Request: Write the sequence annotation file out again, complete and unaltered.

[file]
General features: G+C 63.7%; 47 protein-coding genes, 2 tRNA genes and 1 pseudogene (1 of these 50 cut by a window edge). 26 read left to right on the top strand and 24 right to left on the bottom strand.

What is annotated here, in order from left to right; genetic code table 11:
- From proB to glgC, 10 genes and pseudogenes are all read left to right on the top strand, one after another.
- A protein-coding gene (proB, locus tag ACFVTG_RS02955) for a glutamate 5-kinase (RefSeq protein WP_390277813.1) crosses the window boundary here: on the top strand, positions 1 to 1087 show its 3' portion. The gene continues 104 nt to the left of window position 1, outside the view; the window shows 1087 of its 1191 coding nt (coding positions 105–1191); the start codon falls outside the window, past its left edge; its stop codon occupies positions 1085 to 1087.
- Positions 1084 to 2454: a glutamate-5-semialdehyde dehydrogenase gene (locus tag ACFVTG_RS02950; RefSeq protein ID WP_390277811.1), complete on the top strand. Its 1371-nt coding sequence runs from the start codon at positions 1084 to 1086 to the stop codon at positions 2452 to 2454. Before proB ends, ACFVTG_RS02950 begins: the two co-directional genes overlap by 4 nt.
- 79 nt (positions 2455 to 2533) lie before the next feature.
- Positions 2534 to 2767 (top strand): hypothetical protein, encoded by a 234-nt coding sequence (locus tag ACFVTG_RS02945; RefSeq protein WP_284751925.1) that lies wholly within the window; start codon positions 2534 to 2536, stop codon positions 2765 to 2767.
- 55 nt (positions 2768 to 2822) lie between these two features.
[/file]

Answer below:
General features: G+C 63.7%; 47 protein-coding genes, 2 tRNA genes and 1 pseudogene (1 of these 50 cut by a window edge). 26 read left to right on the top strand and 24 right to left on the bottom strand.

What is annotated here, in order from left to right; genetic code table 11:
- From proB to glgC, 10 genes and pseudogenes are all read left to right on the top strand, one after another.
- A protein-coding gene (proB, locus tag ACFVTG_RS02955) for a glutamate 5-kinase (RefSeq protein WP_390277813.1) crosses the window boundary here: on the top strand, positions 1 to 1087 show its 3' portion. The gene continues 104 nt to the left of window position 1, outside the view; the window shows 1087 of its 1191 coding nt (coding positions 105–1191); the start codon falls outside the window, past its left edge; its stop codon occupies positions 1085 to 1087.
- Positions 1084 to 2454: a glutamate-5-semialdehyde dehydrogenase gene (locus tag ACFVTG_RS02950; RefSeq protein ID WP_390277811.1), complete on the top strand. Its 1371-nt coding sequence runs from the start codon at positions 1084 to 1086 to the stop codon at positions 2452 to 2454. Before proB ends, ACFVTG_RS02950 begins: the two co-directional genes overlap by 4 nt.
- 79 nt (positions 2455 to 2533) lie before the next feature.
- Positions 2534 to 2767 (top strand): hypothetical protein, encoded by a 234-nt coding sequence (locus tag ACFVTG_RS02945; RefSeq protein WP_284751925.1) that lies wholly within the window; start codon positions 2534 to 2536, stop codon positions 2765 to 2767.
- 55 nt (positions 2768 to 2822) lie between these two features.